By Sarah Pierce
In our last blog, we shared the top 3 improvements for online purchases. This week, we’re focusing specifically on the #1 improvement most important to today’s consumers.
We all dread the sight of heading towards a cash register, only to notice the sea of people waiting in line. I know I’m not the only one who has dropped their basket and walked out of the store empty-handed. And it’s no different for online purchasing. When you get to the check-out form and you see fields and fields of data that need to be keyed in, you think twice about completing that purchase. We’re not alone in this feeling.
WisePlum, In partnership with Google Canada, Retail Council of Canada (RCC) and RCC’s Marketing Advisory Council we conducted a study in the Fall of 2018 which surveyed 5,007 Canadian consumers to gather insights on their shopping preferences, expectations and needs. Specifically, we asked what improvements they wanted most from their retail experience, and coming in at number one was a faster checkout experience.
People will wait hours for a product if they really want it but are not as inclined to wait once they are ready to pay and leave. In fact, according to QMinder, if a customer has a bad experience waiting in line at a store, they are more likely to never return again. Our study found this to be especially true for grocery stores, where 44% of respondents cited this as the top improvement compared to 30% of non-grocery retailers.
So how can you maximize efficiency in your checkout process? Here are a few ways to ensure your customers don’t wait too long and return for future visits.
Get with the payment program
If you offer limited payment options, customers have to figure out which way they can pay for their items. While this may seem trivial, if every customer in line takes a few seconds to decide on a payment option, the time adds up.
It may seem obvious to mention the acceptance of credit cards, EMV chip cards, and tap cards, but in reality, there are still businesses which lack even these fundamental forms of payment. For businesses that already accept these, the idea is to go even further with mobile payment. Mobile wallets such as Apple Pay and Android wallet are apps that allow customers to pay using their smartphones, and even through Apple Watch, sending money virtually.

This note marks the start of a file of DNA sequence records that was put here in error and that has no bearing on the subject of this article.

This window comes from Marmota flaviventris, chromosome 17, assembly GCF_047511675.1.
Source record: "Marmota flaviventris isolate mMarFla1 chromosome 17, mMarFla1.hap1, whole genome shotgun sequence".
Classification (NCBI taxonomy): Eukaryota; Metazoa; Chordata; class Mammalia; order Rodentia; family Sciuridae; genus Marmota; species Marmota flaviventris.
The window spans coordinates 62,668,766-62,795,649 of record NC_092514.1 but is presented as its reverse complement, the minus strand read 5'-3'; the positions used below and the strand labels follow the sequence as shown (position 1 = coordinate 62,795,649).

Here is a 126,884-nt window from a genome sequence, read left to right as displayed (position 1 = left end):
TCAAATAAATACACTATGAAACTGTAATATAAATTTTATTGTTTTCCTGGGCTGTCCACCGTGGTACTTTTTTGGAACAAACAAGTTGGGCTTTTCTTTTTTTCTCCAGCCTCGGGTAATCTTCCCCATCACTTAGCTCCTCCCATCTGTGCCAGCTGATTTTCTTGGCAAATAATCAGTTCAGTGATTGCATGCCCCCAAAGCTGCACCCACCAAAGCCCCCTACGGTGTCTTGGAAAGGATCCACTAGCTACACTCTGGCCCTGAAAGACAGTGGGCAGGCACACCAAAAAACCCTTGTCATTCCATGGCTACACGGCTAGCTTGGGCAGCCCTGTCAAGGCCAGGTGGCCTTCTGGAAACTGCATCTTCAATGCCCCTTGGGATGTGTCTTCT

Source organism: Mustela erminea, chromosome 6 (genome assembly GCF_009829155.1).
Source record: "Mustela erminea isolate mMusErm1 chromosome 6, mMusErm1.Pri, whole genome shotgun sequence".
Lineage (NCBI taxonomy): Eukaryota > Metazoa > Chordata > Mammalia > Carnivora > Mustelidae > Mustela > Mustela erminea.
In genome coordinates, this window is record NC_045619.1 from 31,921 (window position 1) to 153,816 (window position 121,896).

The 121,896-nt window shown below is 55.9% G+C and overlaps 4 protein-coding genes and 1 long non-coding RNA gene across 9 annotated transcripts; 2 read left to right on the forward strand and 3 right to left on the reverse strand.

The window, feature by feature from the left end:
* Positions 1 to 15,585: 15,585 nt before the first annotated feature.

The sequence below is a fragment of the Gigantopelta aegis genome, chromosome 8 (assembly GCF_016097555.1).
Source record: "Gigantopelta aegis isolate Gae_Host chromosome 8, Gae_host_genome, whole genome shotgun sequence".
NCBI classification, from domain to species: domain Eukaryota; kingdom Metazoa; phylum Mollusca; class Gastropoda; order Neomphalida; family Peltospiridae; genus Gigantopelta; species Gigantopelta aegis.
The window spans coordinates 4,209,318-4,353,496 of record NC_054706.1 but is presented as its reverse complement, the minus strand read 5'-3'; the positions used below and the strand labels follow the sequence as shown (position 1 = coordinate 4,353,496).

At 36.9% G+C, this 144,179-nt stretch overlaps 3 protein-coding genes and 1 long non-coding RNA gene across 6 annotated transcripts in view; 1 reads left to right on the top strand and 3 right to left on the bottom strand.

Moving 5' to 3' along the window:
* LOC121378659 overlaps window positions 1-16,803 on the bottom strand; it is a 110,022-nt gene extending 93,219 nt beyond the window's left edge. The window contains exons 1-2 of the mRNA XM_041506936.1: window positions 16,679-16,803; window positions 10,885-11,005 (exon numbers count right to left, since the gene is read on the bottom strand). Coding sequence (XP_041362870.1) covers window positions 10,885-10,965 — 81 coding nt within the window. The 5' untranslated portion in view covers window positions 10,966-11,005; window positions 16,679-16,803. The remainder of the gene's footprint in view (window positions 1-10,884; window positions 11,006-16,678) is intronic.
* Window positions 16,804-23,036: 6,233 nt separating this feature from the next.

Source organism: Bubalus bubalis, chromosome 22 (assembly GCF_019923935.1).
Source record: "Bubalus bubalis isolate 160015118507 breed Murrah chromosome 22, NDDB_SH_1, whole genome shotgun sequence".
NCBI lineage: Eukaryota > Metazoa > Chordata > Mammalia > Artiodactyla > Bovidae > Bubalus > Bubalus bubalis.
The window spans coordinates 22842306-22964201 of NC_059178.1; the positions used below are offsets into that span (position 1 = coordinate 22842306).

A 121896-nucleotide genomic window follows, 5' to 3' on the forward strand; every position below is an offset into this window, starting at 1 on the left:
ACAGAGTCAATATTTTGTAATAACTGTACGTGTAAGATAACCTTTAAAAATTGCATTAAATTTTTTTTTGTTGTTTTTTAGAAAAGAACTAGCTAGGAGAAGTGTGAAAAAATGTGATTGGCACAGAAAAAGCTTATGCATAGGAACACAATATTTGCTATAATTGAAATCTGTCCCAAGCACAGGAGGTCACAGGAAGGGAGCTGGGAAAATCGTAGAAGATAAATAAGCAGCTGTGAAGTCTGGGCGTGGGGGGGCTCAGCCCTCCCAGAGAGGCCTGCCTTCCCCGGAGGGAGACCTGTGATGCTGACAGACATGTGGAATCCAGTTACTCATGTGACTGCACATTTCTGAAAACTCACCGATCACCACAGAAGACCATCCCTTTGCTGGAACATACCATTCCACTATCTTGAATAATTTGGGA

These apps are increasing in popularity, and according to SqareUp, have the potential to speed up your sales per hour faster than any other form of payment. Having them available is one thing; promoting them is another. Think about placing signage at the beginning of the checkout aisle promoting the desired forms of payment. Driving awareness of your payment solutions that offer speed and convenience is a win for both you and your customers.
Move the checkout away from the line
Self-checkout started in grocery stores but is now expanding to the retail environment. This is with good reason; if your store is busy, then it makes sense to have one employee monitoring several stands while customers pay for their items instead of having that same employee tend to them one at a time in a line.
However, another way to make use of that same employee during peak hours also uses mobile payment. Since mobile pay can be done so quickly and easily, the worker can walk around the store and accept payments from customers using a tablet before they even reach the line. And if the lines get long, then the employee can check out customers who are waiting to get queues to move faster.
Be proactive by leveraging customer visit data
For many businesses, Google now offers information on Google Maps and Search to help customers plan their visits to be most efficient. Google may show information including popular times, live visit information, wait times, and typical visit duration.
The popular times graph shows how busy your location typically is during different times of the day based on average popularity over the last several weeks. This offers a great opportunity to run special promotions and discounts during the “off-peak” times to encourage additional foot traffic, delivering an improved service and check-out experience.
Wait time estimate data, which shows how long a customer would have to wait before receiving service during different times of the day, can help managers plan register and service staff accordingly. Anticipating the increase in customer traffic will ensure your team is prepared service customers as quickly as possible without wasting time finding employees to pull off the floor and open a new register.
We are in the Age of the Customer, and customers want it fast and easy. At first glance, these may seem like trivial things to a business, but don’t underestimate the impact that each one of these tips may have on your bottom line. And in case you aren’t sold on this idea, just go to a popular store on a Saturday morning, and while you’re standing in line, take a look at the faces around you. Do they look happy to be there? Do you think they are enjoying the experience of standing in line?